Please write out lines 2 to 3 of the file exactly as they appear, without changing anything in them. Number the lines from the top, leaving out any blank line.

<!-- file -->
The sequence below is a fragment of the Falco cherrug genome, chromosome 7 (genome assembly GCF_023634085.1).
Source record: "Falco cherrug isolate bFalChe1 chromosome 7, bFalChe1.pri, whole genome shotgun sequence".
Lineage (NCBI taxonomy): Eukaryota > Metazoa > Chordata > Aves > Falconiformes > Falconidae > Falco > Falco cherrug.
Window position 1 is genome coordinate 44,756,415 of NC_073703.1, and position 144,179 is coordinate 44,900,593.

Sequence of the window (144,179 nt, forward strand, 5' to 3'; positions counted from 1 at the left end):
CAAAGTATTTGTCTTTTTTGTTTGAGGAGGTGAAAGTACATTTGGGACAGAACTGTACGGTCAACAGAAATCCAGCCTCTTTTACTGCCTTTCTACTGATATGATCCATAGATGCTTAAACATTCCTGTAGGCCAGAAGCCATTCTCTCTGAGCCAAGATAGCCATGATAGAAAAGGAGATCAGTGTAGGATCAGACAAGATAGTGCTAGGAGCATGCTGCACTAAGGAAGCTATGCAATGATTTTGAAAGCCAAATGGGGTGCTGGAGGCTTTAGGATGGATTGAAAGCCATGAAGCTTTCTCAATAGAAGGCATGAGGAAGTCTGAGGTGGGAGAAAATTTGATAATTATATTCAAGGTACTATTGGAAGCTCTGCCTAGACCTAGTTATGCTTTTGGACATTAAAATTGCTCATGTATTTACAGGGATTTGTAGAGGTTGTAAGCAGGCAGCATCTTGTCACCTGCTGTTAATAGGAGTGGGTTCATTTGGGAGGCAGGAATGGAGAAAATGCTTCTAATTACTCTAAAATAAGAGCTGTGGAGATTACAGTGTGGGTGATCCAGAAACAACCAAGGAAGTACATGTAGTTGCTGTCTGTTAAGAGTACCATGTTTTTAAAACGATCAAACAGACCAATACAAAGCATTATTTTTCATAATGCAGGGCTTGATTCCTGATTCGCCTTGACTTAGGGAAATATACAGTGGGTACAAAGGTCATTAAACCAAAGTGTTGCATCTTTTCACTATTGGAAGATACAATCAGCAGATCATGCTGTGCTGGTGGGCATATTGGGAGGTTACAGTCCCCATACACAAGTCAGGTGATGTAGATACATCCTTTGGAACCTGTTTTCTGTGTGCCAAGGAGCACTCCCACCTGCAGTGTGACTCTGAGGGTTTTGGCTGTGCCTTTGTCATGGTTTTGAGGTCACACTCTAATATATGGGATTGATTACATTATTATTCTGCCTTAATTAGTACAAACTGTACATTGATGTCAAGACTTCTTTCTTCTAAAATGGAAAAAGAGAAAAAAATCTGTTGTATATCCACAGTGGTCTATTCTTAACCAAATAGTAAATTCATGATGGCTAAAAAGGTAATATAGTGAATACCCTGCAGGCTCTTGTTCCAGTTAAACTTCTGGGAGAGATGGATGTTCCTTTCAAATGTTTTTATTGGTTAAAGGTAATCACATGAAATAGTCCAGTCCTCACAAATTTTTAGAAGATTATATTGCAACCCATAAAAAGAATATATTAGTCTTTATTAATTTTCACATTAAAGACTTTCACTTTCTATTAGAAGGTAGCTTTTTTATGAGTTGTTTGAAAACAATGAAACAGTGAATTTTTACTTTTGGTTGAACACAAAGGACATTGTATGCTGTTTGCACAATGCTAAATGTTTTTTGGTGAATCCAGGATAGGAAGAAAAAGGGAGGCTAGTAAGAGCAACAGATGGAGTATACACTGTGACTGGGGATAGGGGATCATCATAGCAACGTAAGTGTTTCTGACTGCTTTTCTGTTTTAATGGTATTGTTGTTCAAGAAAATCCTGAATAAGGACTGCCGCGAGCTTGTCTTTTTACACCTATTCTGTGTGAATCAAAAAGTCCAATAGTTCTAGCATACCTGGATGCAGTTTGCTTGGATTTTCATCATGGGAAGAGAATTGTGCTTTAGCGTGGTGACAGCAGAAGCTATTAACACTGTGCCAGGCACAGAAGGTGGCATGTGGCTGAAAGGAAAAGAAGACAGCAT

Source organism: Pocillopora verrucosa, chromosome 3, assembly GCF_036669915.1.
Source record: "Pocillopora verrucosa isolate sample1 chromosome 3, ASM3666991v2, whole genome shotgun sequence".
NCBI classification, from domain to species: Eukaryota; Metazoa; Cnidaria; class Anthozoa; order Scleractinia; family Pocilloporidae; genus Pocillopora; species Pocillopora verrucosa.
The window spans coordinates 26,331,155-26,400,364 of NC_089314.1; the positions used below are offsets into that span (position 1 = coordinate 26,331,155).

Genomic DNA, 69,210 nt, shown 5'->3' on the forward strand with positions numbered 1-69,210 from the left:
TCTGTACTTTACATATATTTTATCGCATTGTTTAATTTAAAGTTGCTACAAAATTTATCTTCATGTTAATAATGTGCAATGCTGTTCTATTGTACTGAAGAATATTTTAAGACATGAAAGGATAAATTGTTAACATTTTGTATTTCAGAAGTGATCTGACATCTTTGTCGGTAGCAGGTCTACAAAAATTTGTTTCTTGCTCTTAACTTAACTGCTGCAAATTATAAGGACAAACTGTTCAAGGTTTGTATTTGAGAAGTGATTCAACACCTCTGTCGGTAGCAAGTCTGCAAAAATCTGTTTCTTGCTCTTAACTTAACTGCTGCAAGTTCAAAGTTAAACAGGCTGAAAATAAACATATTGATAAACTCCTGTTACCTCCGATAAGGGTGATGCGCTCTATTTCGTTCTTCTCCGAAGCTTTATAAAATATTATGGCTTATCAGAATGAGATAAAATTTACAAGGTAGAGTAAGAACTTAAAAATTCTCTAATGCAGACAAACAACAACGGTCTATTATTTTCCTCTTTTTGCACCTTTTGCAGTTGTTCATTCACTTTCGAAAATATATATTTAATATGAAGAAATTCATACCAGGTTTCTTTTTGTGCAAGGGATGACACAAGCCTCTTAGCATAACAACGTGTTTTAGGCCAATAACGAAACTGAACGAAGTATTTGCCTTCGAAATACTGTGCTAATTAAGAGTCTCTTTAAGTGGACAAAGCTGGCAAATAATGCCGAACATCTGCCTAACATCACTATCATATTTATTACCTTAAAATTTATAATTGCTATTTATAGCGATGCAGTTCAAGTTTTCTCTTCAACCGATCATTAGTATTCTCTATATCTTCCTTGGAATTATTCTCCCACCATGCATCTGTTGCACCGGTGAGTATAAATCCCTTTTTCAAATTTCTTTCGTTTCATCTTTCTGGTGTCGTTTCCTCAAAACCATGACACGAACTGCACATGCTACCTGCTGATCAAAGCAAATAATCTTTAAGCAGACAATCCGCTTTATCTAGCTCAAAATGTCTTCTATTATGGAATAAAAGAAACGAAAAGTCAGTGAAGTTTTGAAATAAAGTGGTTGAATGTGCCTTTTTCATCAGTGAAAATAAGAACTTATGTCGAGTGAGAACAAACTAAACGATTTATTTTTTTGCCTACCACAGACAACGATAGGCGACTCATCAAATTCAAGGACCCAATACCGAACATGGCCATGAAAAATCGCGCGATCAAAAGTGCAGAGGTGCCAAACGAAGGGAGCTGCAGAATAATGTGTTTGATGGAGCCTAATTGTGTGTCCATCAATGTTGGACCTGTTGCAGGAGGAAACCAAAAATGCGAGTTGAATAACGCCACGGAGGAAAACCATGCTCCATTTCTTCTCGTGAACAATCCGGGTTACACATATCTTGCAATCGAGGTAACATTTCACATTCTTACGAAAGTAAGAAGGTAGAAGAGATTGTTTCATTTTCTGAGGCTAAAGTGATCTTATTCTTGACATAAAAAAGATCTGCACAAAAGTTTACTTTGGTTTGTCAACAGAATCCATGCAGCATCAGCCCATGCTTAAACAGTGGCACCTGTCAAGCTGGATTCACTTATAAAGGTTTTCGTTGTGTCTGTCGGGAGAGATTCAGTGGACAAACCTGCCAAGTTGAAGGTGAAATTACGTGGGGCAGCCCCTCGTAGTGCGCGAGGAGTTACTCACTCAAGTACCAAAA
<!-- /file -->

Source record: "Falco cherrug isolate bFalChe1 chromosome 7, bFalChe1.pri, whole genome shotgun sequence".
Lineage (NCBI taxonomy): Eukaryota > Metazoa > Chordata > Aves > Falconiformes > Falconidae > Falco > Falco cherrug.